I was impressed by the career keynote addresses of all three speakers – Professor Alastair Campbell, Dr Anant Bhan and Dr Sarah Chan – who tried to explain who a bioethicist is from their own perspectives. While Professor Campbell declared that he was an “accidental bioethicist” who came from a philosophy background and got “indoctrinated” in bioethics through his work, Dr Chan said that bioethics as a specialty is “breaking free” from its parent specialties of philosophy and the biological sciences, and is emerging as an independent field of knowledge. Dr Bhan, who spoke in the context of the developing world, referred to the fact that most “bioethicists” in these settings are practitioners of healthcare and public health. In these settings, bioethics is inextricably linked with activism and health advocacy. I cannot agree more with these three speakers and I believe that anybody who contributes to knowledge in the field of bioethics is a bioethicist by participation and contribution.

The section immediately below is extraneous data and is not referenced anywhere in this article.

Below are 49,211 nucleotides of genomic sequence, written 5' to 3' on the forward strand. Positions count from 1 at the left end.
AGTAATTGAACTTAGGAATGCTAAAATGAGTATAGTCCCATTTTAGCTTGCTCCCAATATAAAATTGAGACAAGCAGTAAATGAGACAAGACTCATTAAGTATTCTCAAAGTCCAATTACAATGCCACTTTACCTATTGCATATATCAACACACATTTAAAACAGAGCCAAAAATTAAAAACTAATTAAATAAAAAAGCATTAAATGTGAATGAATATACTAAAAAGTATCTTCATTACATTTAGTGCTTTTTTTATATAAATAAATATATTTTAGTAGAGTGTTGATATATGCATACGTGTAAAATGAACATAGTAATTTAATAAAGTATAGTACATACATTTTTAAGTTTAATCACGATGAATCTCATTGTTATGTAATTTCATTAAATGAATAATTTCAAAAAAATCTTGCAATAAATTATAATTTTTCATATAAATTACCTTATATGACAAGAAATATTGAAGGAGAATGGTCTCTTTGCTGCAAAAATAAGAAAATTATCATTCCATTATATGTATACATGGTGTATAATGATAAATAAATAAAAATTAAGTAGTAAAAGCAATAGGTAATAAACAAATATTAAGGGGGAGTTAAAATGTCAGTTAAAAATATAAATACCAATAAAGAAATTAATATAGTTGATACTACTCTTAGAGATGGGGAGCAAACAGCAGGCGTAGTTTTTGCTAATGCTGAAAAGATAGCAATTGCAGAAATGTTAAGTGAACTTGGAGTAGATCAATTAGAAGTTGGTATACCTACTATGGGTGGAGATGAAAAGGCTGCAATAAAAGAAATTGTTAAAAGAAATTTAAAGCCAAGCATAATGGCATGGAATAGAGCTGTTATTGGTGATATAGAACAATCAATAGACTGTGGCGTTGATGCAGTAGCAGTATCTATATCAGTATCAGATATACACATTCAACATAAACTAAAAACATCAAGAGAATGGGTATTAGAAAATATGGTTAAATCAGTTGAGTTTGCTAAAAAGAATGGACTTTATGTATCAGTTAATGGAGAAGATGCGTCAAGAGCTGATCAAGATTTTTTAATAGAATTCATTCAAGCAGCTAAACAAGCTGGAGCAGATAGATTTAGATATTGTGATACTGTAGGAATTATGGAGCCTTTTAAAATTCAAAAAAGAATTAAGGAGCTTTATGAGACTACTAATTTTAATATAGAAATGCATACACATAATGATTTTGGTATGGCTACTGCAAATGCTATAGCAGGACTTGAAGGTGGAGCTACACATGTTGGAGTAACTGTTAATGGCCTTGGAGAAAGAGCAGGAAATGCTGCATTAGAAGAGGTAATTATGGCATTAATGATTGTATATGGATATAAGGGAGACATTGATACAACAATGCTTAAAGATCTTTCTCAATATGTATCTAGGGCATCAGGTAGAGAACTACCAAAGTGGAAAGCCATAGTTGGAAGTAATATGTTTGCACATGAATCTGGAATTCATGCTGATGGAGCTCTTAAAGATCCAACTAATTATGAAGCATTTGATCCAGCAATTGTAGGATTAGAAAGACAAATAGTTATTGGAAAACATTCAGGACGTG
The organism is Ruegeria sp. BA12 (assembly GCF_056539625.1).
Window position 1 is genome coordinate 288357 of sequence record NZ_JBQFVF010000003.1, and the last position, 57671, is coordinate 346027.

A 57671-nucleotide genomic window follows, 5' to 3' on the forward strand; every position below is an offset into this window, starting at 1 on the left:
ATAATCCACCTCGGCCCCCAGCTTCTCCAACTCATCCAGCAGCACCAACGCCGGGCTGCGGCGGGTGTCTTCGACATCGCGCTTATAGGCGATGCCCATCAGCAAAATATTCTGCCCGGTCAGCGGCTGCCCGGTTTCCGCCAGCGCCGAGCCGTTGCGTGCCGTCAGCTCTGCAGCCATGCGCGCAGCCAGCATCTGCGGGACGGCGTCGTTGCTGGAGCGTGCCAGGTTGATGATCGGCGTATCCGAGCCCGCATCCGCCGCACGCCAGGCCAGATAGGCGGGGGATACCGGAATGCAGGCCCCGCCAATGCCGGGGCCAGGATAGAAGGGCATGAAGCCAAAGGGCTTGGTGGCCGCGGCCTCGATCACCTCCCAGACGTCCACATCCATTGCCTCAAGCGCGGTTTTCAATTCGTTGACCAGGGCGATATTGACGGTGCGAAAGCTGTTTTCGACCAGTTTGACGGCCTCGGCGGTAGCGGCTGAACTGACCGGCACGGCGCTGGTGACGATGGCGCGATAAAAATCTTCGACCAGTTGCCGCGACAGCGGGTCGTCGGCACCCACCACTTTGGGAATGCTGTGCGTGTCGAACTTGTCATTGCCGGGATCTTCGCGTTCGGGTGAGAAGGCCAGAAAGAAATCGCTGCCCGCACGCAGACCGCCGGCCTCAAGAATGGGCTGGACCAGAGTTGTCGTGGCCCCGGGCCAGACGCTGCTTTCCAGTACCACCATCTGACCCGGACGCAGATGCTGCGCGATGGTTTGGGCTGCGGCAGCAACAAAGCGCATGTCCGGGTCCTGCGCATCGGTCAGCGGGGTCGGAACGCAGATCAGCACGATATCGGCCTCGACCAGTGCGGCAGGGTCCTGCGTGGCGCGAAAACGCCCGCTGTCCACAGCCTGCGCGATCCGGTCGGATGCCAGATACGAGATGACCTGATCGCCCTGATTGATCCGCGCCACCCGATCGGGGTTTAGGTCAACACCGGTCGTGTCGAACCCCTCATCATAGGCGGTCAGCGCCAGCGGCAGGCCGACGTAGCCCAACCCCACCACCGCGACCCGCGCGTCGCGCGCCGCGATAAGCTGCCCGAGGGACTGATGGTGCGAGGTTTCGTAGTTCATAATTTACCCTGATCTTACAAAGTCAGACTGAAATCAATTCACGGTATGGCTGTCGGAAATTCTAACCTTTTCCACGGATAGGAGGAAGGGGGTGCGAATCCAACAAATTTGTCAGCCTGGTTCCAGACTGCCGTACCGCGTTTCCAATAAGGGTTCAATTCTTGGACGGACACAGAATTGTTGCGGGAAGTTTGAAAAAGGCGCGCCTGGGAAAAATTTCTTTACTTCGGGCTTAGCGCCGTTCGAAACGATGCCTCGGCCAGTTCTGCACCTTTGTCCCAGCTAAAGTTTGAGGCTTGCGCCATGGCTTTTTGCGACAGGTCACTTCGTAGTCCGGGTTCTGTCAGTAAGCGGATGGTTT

I found myself asking this question repeatedly after most of the plenary talks in the Congress. Professor Gillian Brock, a professor of philosophy from the University of Auckland, New Zealand, made a very interesting presentation on “What may low-income countries do to solve problems associated with medical brain drain?” She made a few policy recommendations, such as compulsory service and taxation arrangements, and illustrated their ethical importance using philosophical justifications. Coming from India, where the health system is grappling with brain drain, a major problem in the country – both within (rural to urban drain) and outside (international drain) – this topic resonated strongly with me. Professor Brock eloquently outlined various philosophical concepts from the books she has authored on this subject. However, the lack of insight into the ground realities in the low-and middle-income countries was too glaring and left me wondering what place theory has in bioethics if the context of what is happening in the real world is not considered. In fact, in one of the parallel sessions on reproductive rights and liberties, during a discussion on cross-border commercial surrogacy, a participant said empirical evidence should not play a major role in bioethical reflection, as it precludes a reasonable bioethical debate. I believe that “what ought to be” is a theoretical matter and has no meaning without an understanding of “what currently is”.